Looking back, the message that I took from the gift was simple. I was o.k. Even if I knew about different things and had different hopes and dreams for my life, I was just as important in my grandma’s eyes as the other members of my family.  What I wanted and hoped for and dreamed about was just as acceptable as what they longed for in their lives. Years later, my grandmother shared with me that she had gotten the gifts because she had been in a store and had heard a woman talking about how the camper would allow little girls to make believe and imagine traveling and seeing what was beyond their own door.

As we celebrate a season that is filled with different beliefs, hopes and expectations for the world, I am reminded it is these differences in points of view and experience that make our world brighter. My life is fulfilling not because I am the same as everyone else but because I am different and because I embrace the differences in others. The truth in giving lies with the acceptance and love that is shared with a greeting or a kind gesture that says my world is better because you are part of it.

My grandma passed away in 1997 and a few weeks later, her husband of more than 60 years followed. I still return to that place and travel through that field, toward her home place and imagine her rocking in her chair, looking out the window and waiting for us to return. Now, I know she was not only waiting for us but she was also imaging those places that existed outside her door, over the hill and just beyond her reach.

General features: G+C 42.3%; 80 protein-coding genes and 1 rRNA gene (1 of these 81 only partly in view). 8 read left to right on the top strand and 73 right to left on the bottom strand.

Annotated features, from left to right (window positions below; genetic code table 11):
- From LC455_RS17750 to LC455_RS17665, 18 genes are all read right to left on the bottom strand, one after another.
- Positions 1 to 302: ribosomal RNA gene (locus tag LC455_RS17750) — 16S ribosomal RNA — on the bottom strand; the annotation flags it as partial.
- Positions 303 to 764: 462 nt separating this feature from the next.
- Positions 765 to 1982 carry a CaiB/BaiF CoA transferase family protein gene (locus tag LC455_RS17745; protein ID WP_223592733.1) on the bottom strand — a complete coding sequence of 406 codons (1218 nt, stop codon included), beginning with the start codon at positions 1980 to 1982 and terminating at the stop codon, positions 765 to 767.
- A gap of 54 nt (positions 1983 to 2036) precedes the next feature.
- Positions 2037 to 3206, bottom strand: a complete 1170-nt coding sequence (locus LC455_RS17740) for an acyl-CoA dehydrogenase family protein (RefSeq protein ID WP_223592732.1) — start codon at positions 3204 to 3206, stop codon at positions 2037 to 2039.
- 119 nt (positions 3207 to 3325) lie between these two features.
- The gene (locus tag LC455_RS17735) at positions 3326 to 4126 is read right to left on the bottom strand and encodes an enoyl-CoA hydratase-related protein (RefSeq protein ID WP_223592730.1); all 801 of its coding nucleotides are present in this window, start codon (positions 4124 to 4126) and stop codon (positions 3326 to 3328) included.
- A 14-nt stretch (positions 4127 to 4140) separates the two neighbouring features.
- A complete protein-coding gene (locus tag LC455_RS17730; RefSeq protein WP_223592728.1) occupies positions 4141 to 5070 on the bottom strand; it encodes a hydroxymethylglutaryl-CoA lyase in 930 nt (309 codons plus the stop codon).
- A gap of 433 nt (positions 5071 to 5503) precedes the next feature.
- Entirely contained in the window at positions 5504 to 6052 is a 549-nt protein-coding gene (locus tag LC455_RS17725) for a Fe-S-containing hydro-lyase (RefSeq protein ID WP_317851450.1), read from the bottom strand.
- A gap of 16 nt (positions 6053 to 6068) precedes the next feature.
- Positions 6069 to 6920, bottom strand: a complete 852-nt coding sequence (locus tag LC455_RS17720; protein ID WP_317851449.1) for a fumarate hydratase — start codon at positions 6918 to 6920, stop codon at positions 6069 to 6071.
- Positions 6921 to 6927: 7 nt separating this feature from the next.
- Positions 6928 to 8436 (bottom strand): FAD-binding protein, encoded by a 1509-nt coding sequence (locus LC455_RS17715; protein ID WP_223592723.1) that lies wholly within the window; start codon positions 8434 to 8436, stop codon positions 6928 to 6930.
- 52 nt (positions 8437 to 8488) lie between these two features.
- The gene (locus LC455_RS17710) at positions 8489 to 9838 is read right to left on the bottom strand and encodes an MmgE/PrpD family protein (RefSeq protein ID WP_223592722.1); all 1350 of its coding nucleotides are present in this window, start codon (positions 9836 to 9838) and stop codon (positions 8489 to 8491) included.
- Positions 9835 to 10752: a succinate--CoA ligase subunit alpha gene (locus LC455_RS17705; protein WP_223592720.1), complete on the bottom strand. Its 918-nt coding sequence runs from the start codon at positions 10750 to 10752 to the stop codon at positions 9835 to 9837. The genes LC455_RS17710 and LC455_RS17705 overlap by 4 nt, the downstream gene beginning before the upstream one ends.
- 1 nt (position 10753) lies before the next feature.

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Sensitivity to the Season

Written by: Tammy Hopper, Chief Strategic Initiatives Officer, National Safe Place Network

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It’s October and with the season comes such traditions as pumpkins, fall leaves, trick or treat, and brisk mornings. One only needs to look at theater listings or the aisles of your local department store to see signs of Halloween. Who remembers the first time you saw the movie Halloween and heard Jamie Lee Curtis scream? Have you seen any cars named Christine lately? How many hockey masks do you have? Do crows make you shiver? Why is that balloon tied to the storm drain?

If you are one who enjoys the season, frights can be fun and create memories worth sharing. However, for many youth and adults, the signs and sounds of the season can trigger memories of experiences scarier than most of us can imagine. Just like you, Safe Place® is committed to helping youth not only BE safe but FEEL safe. As you think about how to connect with youth during this time of year, consider the following activities: